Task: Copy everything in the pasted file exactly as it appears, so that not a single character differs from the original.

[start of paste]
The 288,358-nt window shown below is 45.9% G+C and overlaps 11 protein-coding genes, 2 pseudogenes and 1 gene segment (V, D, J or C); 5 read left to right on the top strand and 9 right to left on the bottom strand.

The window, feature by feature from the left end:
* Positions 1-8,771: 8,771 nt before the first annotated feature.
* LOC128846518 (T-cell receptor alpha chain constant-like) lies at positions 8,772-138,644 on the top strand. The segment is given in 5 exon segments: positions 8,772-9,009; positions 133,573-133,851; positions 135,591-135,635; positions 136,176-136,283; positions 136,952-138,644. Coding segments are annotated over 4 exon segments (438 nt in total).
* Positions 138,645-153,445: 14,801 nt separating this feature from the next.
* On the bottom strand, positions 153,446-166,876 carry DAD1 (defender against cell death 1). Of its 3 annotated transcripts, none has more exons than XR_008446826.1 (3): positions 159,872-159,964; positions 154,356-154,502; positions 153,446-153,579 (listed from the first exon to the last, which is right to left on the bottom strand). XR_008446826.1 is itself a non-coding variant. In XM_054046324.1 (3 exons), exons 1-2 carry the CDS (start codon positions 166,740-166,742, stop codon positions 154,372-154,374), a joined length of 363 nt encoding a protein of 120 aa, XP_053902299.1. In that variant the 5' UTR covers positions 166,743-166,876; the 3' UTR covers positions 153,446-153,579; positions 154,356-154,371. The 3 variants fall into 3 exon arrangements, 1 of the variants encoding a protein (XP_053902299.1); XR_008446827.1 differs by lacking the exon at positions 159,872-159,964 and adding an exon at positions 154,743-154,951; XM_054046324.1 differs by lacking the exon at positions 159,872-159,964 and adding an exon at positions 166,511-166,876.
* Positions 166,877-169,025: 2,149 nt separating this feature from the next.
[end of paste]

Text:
The 288,358-nt window shown below is 45.9% G+C and overlaps 11 protein-coding genes, 2 pseudogenes and 1 gene segment (V, D, J or C); 5 read left to right on the top strand and 9 right to left on the bottom strand.

The window, feature by feature from the left end:
* Positions 1-8,771: 8,771 nt before the first annotated feature.
* LOC128846518 (T-cell receptor alpha chain constant-like) lies at positions 8,772-138,644 on the top strand. The segment is given in 5 exon segments: positions 8,772-9,009; positions 133,573-133,851; positions 135,591-135,635; positions 136,176-136,283; positions 136,952-138,644. Coding segments are annotated over 4 exon segments (438 nt in total).
* Positions 138,645-153,445: 14,801 nt separating this feature from the next.
* On the bottom strand, positions 153,446-166,876 carry DAD1 (defender against cell death 1). Of its 3 annotated transcripts, none has more exons than XR_008446826.1 (3): positions 159,872-159,964; positions 154,356-154,502; positions 153,446-153,579 (listed from the first exon to the last, which is right to left on the bottom strand). XR_008446826.1 is itself a non-coding variant. In XM_054046324.1 (3 exons), exons 1-2 carry the CDS (start codon positions 166,740-166,742, stop codon positions 154,372-154,374), a joined length of 363 nt encoding a protein of 120 aa, XP_053902299.1. In that variant the 5' UTR covers positions 166,743-166,876; the 3' UTR covers positions 153,446-153,579; positions 154,356-154,371. The 3 variants fall into 3 exon arrangements, 1 of the variants encoding a protein (XP_053902299.1); XR_008446827.1 differs by lacking the exon at positions 159,872-159,964 and adding an exon at positions 154,743-154,951; XM_054046324.1 differs by lacking the exon at positions 159,872-159,964 and adding an exon at positions 166,511-166,876.
* Positions 166,877-169,025: 2,149 nt separating this feature from the next.